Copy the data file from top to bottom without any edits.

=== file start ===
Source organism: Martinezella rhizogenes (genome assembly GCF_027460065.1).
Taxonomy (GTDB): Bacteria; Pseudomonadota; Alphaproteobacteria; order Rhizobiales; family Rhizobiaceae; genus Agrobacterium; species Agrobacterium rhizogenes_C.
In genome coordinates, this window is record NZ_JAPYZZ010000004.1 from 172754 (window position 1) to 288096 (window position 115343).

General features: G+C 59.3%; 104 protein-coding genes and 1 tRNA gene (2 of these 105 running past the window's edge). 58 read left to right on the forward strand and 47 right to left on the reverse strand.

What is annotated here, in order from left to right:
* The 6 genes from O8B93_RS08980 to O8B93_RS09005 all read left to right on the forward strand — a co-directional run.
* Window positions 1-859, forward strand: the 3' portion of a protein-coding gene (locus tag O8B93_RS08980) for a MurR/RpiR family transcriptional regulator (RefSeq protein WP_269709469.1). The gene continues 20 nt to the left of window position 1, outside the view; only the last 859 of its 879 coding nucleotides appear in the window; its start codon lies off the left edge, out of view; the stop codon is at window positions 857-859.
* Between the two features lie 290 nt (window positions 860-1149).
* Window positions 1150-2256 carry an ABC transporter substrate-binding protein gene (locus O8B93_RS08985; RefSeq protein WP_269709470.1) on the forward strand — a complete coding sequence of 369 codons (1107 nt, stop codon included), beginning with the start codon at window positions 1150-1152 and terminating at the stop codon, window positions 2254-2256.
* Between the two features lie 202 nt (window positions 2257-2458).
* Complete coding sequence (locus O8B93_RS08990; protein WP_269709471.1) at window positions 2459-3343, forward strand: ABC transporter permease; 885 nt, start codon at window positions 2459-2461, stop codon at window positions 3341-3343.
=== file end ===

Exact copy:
Source organism: Martinezella rhizogenes (genome assembly GCF_027460065.1).
Taxonomy (GTDB): Bacteria; Pseudomonadota; Alphaproteobacteria; order Rhizobiales; family Rhizobiaceae; genus Agrobacterium; species Agrobacterium rhizogenes_C.
In genome coordinates, this window is record NZ_JAPYZZ010000004.1 from 172754 (window position 1) to 288096 (window position 115343).

General features: G+C 59.3%; 104 protein-coding genes and 1 tRNA gene (2 of these 105 running past the window's edge). 58 read left to right on the forward strand and 47 right to left on the reverse strand.

What is annotated here, in order from left to right:
* The 6 genes from O8B93_RS08980 to O8B93_RS09005 all read left to right on the forward strand — a co-directional run.
* Window positions 1-859, forward strand: the 3' portion of a protein-coding gene (locus tag O8B93_RS08980) for a MurR/RpiR family transcriptional regulator (RefSeq protein WP_269709469.1). The gene continues 20 nt to the left of window position 1, outside the view; only the last 859 of its 879 coding nucleotides appear in the window; its start codon lies off the left edge, out of view; the stop codon is at window positions 857-859.
* Between the two features lie 290 nt (window positions 860-1149).
* Window positions 1150-2256 carry an ABC transporter substrate-binding protein gene (locus O8B93_RS08985; RefSeq protein WP_269709470.1) on the forward strand — a complete coding sequence of 369 codons (1107 nt, stop codon included), beginning with the start codon at window positions 1150-1152 and terminating at the stop codon, window positions 2254-2256.
* Between the two features lie 202 nt (window positions 2257-2458).
* Complete coding sequence (locus O8B93_RS08990; protein WP_269709471.1) at window positions 2459-3343, forward strand: ABC transporter permease; 885 nt, start codon at window positions 2459-2461, stop codon at window positions 3341-3343.